I wake before the alarm at 7am. I have two boys - Conor and Matthew. Usually Matthew, my three-year-old, comes in and starts poking at my eyes and my nose. Then we get up. Breakfast is porridge with seeds. I'll try to have a cup of rooibos tea, but I never get to finish it. Then it's usually panic stations. Everyone is up and dressed, out the door and in the car. My partner Larry will head off to work. He's in property management. Generally, I drop the boys to school.
After that, I'll leg it straight to get a workout. That's when I have my hour-and-a-half of me time. I'll do cardio, and something that one of the Bootcamp Ireland instructors has put together for me. If I don't get it done, I'm not in a good mood. I emulate our bootcamp classes, in that I'll do it in a park. I really appreciate that time, because it took me a long time to be able to get it. I've only started to do this consistently in the past three months. I put the foot down. I realised that I was starting to lose the run of myself with not watching food. I just pulled everything back. When I put a plan down on paper, I'm better.
After my workout, I'll either go to the office to do admin work for the company, or I'll go to a Mummy Bootcamp class. I run Bootcamp Ireland. It is military-style fitness training for men and women at all levels. Ninety per cent of our instructors are military - currently serving or ex-military. We do basic Bootcamp classes, we have HIIT [high-intensity interval training] sessions and we also do Mummy Bootcamp. No two classes are the same. One week you could be working with kettlebells, and the next it'd be boxing. The teachers change all the time. It keeps people on their toes. Also, because our leaders are military, they are great at motivating people.
I started Bootcamp Ireland 15 years ago. Initially, it was just me, an army guy and another person in the park. I had just come back from travelling and I couldn't get myself motivated to work out. I was looking for a fitness outlet. It was an amazing session. This guy pushed me so hard that I actually threw up in the trees. I'm very stubborn and I thought, 'If he can make me do that, then this is a business'. I took it from there. When I was abroad, I saw how people used the parks and the outdoors much more than we did. It just took off, and now we have the classes in 12 locations. I came up with the idea of Mummy Bootcamp when I was pregnant with my first child. In the mornings, I often turn up at a class, just to say hello or to help out. It is mums with buggies. They can come six weeks after they've had a baby - if they have had a normal delivery - or 12 weeks, if they had a C-section. Some moms text us from Holles Street, asking how soon can they can join. I bring some coffee and some healthy treats and they chat afterwards. When you have a baby, it can be a very isolating time. Your baby might be crying all night, and sometimes the dad doesn't help out. When these moms chat after the class, they realise that they are not alone. Afterwards, a lot of the mothers say that they are in better shape than before they had their babies.
There is a big social aspect to Bootcamp Ireland. That's important to me. We have party nights and skiing and surfing trips. Also, we have night hikes and survivor trips, where everyone heads off into the woods in survival mode for 24 hours. It's tough, but great fun. The amount of relationships and weddings and babies that have come out of Bootcamp Ireland is phenomenal.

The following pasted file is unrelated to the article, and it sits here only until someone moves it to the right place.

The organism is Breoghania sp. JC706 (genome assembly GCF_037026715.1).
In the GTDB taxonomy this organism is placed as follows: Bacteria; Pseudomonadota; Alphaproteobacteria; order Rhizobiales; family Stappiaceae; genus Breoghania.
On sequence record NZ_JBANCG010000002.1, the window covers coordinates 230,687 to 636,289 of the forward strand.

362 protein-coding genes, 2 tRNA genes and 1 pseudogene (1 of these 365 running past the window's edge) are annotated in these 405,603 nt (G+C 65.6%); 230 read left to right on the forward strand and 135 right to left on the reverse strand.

One couple, who met through us, has four kids now. And so many other couples have gone travelling together, or moved abroad.
I know that you wouldn't think that when you are exercising, all sweaty and red-faced, that you'd meet a partner. But your endorphins are pumping around your body. With all that adrenaline, you are at your best. You feel great and you look fantastic. I think that women look far better after a workout than they do after putting on a load of make-up.
Everybody is into fitness and well-being these days. I think the recession was a huge part of this. People were losing their jobs, and they were feeling miserable. Then they thought, whatever about losing your job, don't lose your physical fitness.
Keeping active helped them cope with their problems. Some bought a pair of runners and realised that all they had to do was to go for a walk or a run in the park. Look at the running revolution now, with races almost every weekend. People feel better when they exercise.
I'm not invincible. After the second baby, I didn't bounce back, and I had less time to exercise. I had to fight back. But you just have to decide to commit to two hours a week. That is nothing. But you can't be haphazard about it. You need to do a bit of cardio to keep the heart rate up. And you need to keep a food diary. I cannot stress that last bit enough. As soon as you start doing that, you will notice a difference.
There is no point in working out three times a week and then going home and having a bottle of wine and a packet of crisps. You are the only person who can do it. You are in charge of your destiny.
In the evenings, I'll have dinner with the boys. We hang out for a couple of hours until bedtime. They usually go to bed at 7.30pm. Their dad will come in and wind them up completely after I've totally chilled them out. Then it's bath, bed and epic story time.
After they are in bed, I'm straight back on the computer. I don't mind working evenings. From very early on, I always knew that I wouldn't do well working Monday to Friday, nine to five. They say that if you're passionate about what you do, it doesn't feel like work. It's so true.
I love to go to bed early. 10pm is ideal, but I'd happily go at 9pm, too. I just conk out. If I didn't work out, I don't think I'd sleep as well.
Bootcamp Ireland, tel: (086) 775-3763, or see bootcampireland.com
Sunday Indo Life Magazine